Quality of western Canadian mustard 2015
Weather and production review
The 2015 growing season for mustard started positive with good subsoil moisture and an early spring. Seeding began end of April and by the first week in May one third of the crop was seeded in Saskatchewan. Early development was slow in the due to cold weather and frosts in the later part of May. Conditions continued to be unfavourable up until mid-July with low precipitation and above average temperatures. Timely rains from mid-July and into August allowed the crop to develop and mature. Although there were some delays in some regions due to re-growth following the mid-summer rains the harvest began at the end of August and was complete by the second week of October (Saskatchewan Crop Reports and Olds Products 2015 Crop Reports).
Temperature and precipitation patterns for the 2015 western Canadian growing season can be found on Agriculture and Agri-Food Canada’s web site.
Production and grade information
Mustard seed production decreased by approximately 38% from 2014 to 123.4 thousand metric tonnes. The decrease was a result of fewer hectares seeded combined with a decrease in yield. Yield was approximately 930 kilograms per hectare (Statistics Canada), which is lower than last year’s yield of 1010 kilograms per hectare but close to the 10-year average of 933 kilograms per hectare.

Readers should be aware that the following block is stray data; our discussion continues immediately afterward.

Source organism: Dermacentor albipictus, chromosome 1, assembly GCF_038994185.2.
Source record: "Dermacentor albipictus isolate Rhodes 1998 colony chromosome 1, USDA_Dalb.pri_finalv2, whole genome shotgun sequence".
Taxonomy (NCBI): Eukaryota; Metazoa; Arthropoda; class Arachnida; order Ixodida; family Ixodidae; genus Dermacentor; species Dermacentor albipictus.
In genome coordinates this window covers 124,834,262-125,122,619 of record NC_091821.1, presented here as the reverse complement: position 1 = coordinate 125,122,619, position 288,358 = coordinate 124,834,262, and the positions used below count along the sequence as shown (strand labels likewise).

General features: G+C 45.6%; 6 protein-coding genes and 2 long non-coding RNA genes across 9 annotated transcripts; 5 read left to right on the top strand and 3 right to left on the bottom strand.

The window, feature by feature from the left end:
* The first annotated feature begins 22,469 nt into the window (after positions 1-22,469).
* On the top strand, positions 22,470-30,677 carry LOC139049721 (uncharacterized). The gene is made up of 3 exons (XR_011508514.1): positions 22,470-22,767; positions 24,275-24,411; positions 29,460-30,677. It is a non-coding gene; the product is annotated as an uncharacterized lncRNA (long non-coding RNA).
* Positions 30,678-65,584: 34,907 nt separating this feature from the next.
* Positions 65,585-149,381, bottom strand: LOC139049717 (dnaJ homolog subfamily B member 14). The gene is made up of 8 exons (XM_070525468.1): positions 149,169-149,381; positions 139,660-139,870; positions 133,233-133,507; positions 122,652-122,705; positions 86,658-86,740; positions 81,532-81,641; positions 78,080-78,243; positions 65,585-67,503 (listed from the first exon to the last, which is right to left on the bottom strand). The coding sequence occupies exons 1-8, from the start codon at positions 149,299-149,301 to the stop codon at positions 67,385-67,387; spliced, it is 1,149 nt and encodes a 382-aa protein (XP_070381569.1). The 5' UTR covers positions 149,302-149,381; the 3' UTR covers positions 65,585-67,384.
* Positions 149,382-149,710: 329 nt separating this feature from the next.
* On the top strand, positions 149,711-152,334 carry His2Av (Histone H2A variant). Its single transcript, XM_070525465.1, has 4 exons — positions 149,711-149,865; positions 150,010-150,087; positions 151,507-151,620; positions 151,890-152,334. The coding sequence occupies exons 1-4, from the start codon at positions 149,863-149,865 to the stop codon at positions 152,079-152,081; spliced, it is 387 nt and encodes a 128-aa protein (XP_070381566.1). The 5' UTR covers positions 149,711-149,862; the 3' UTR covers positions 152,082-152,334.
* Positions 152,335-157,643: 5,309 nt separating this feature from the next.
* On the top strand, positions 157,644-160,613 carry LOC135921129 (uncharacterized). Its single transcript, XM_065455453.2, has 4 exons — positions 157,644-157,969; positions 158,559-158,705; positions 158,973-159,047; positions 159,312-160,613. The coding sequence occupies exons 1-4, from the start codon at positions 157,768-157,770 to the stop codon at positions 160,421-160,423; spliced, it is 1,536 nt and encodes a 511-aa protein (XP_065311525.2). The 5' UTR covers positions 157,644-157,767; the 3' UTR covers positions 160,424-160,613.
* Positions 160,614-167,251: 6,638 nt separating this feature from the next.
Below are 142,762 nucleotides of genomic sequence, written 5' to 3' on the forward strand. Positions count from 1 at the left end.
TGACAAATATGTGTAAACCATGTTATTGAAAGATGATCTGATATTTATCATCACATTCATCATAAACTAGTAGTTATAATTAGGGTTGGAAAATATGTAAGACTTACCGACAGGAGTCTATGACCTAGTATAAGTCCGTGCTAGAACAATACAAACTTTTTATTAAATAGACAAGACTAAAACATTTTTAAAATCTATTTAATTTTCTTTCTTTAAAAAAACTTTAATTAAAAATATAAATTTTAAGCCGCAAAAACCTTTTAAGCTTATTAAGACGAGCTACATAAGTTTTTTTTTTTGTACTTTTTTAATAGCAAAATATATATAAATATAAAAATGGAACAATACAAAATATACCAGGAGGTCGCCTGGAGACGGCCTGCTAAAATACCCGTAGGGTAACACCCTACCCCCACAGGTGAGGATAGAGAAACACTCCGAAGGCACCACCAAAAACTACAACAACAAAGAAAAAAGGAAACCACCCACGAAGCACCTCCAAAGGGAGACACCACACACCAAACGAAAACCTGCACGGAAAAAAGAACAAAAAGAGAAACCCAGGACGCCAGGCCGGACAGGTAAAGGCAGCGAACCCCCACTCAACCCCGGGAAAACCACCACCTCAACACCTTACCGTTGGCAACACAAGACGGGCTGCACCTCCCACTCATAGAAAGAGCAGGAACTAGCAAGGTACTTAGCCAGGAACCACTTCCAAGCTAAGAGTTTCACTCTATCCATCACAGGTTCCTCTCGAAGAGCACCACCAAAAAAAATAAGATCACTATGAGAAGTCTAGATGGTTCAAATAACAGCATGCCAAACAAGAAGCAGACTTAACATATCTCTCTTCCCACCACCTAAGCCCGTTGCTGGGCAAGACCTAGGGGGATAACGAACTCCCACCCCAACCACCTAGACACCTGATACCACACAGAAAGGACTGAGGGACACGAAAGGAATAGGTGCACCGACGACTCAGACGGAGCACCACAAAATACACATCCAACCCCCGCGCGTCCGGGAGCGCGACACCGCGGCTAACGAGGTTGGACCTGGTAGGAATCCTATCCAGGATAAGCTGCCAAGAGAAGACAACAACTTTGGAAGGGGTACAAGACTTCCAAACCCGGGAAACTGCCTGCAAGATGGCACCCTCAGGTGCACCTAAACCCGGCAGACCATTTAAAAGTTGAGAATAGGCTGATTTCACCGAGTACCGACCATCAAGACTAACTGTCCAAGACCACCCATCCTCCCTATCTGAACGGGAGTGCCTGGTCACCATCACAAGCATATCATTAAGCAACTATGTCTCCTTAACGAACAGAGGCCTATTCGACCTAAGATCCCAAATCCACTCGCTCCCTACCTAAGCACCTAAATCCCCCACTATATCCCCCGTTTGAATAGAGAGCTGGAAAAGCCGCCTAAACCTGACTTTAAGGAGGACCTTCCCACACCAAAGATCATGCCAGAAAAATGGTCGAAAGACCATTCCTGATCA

About 47% of mustard production in Saskatchewan was estimated to be yellow, 29% brown and 24% oriental according to Saskatchewan’s 2015 Specialty Crop Report. Saskatchewan accounted for 74% of western Canada’s total seeded area and nearly 74% of mustard production, while Alberta accounted for most of the remaining seeded area and production (Table 1).
This year 58% of samples were graded No. 1, in contrast to 73% in 2014 and 73% for the 10-year mean (2005-14). Growing and harvest conditions throughout the Prairies produced a mustard crop with some visible damage. However, conspicuous admixtures from weed seeds and foreign material were major factors in lowering the grades of samples received in 2015.
|Seeded area||Production||Mean production|
|thousand hectares||thousand tonnes||thousand tonnes|
Effects of weather on quality
The mustard crop grown in western Canada in 2015 showed general characteristics of a crop well matured. The Grain Research Laboratory’s long-term Harvest Sample Program results show that warm and dry growing conditions tend to produce an oilseed crop with lower oil but higher protein content and the converse is true for cool, moist conditions. Research also shows that total glucosinolate levels may increase when Brassica crops are grown under warmer than normal conditions.
- Footnote 1
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